20 February 2015 aerospace-technology.com
US-based Battelle has tested a new ice protection system for unmanned aerial vehicles.
Called HeatCoat, the technology is tested on wing and engine inlet test articles, which are placed into an aero-icing tunnel with temperatures as low as -22°F and air speeds of up to 182kts.
The tunnel is designed to imitate icing conditions encountered during flight.
Ice protection technology incorporates a carbon nanotube coating, which can be sprayed onto an aircraft surface, creating a heated area.
The heater performance is monitored by a controller that applies appropriate power levels for flight conditions.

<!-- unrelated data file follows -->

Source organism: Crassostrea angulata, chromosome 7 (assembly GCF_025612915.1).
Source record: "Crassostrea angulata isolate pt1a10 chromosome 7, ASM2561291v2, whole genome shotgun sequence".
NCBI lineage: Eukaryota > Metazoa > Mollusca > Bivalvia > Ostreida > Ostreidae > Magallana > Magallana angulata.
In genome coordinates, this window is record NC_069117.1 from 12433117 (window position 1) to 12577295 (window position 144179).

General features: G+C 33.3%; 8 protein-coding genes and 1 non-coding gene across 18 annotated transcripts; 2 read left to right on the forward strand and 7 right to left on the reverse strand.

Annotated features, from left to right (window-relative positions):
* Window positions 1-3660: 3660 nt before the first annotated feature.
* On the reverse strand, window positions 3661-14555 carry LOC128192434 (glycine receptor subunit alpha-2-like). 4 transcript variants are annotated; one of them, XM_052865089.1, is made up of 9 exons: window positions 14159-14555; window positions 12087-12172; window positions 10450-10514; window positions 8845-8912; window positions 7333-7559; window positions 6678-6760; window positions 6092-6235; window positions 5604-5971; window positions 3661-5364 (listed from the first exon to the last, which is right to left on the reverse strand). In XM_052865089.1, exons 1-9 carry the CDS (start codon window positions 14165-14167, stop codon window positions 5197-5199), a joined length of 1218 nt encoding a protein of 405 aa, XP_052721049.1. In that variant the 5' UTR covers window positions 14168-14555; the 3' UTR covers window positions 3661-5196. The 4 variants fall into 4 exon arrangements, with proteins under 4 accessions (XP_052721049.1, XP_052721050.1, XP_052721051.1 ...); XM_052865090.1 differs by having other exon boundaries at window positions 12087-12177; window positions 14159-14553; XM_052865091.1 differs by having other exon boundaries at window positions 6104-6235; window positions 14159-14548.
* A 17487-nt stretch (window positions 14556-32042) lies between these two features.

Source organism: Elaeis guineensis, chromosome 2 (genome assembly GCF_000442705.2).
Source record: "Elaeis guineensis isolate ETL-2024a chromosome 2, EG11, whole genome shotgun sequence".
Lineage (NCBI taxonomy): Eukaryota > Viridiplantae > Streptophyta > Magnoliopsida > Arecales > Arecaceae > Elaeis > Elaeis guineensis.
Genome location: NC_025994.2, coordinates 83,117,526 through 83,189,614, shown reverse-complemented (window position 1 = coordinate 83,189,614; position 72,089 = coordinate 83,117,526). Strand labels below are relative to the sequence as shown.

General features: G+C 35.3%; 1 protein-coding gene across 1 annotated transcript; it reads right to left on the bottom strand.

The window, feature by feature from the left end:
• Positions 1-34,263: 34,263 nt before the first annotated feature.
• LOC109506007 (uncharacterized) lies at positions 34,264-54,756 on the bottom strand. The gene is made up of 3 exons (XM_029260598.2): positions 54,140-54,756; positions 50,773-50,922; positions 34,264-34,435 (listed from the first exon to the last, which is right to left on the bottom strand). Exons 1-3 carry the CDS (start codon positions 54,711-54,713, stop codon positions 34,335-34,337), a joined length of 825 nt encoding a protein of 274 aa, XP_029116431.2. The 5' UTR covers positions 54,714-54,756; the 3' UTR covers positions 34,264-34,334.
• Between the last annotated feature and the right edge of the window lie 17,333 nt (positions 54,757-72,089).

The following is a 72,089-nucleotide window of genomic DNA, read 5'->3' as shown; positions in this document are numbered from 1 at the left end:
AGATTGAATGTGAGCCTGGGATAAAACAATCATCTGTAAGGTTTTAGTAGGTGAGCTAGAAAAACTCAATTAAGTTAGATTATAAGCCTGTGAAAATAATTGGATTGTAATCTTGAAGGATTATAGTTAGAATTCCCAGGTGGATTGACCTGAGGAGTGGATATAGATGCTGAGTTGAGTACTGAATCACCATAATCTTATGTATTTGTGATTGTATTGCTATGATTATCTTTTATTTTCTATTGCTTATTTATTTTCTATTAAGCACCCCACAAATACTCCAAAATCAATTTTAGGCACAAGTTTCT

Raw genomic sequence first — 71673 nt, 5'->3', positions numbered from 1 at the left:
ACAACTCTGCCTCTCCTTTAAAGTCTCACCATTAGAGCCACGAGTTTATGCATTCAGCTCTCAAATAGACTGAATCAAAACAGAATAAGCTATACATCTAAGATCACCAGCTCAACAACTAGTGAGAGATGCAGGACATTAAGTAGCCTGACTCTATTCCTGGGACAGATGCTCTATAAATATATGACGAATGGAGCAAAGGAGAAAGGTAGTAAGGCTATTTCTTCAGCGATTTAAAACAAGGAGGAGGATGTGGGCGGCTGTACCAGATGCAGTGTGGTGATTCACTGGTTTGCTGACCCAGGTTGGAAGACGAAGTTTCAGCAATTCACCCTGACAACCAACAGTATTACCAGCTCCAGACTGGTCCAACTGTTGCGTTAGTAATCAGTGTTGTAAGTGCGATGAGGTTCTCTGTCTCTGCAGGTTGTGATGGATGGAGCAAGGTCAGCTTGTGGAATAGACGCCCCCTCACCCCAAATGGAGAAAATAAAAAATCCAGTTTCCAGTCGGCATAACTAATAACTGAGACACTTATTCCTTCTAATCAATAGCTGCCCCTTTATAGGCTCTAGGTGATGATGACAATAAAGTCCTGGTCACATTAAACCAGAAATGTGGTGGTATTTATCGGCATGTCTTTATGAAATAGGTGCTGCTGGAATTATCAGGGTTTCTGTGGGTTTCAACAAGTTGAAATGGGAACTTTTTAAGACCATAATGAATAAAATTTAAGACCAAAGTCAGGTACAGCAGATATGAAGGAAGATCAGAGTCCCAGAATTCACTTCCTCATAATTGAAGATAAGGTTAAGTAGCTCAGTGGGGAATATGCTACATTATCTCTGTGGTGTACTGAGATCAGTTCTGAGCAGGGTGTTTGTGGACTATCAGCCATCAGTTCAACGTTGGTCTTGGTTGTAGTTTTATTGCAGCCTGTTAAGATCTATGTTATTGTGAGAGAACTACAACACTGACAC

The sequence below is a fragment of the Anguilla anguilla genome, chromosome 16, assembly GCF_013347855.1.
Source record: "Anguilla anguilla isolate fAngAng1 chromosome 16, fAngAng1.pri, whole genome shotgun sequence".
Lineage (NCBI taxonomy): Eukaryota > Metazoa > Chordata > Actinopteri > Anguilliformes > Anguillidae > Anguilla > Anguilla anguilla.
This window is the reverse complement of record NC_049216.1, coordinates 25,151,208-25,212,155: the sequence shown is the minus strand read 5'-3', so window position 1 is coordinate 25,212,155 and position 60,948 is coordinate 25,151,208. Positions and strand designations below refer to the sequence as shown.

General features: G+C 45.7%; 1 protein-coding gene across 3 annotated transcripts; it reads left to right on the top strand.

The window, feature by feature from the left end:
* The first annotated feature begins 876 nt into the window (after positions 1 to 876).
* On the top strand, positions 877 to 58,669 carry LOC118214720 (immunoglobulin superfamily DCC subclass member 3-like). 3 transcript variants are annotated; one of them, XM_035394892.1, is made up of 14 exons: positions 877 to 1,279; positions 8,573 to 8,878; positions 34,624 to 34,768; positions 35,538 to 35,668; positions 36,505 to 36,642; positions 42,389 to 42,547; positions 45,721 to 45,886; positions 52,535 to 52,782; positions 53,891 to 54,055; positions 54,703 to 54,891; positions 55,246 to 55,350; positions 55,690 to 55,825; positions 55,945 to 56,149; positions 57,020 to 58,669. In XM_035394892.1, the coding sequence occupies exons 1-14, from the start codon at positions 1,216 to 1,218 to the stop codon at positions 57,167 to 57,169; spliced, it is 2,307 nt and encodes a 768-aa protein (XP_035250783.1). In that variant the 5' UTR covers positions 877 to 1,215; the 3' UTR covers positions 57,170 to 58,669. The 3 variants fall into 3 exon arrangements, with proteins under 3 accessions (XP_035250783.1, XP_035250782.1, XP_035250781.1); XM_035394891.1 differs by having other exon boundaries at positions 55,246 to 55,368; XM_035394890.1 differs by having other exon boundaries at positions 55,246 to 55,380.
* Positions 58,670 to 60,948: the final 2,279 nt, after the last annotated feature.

The four-day test demonstrated HeatCoat's ability to perform anti-icing and de-icing functions, and paves the way for flight demonstration phase of carbon nanotube coating, Battelle said.
Battelle HeatCoat Systems product manager Ron Gorenflo said: "Our recent tests validated improvements we've made and prove that we are ready to go from a technology readiness level (TRL) 6 on to a TRL 7 once we identify a key partner to help complete the next step of this process."
The new process is claimed to be lighter than traditional ice protection systems, operate on less power, and can be retrofitted to existing assets.
Battelle said its product is radically different from traditional ice protection systems, including bleed air, pneumatic boots or weeping wings.
In 2010, Battelle scientists completed initial feasibility tests of the coating in an icing tunnel in compliance with the FAA regulations, and found the technology could provide a durable, lightweight ice protection solution for aerial platform.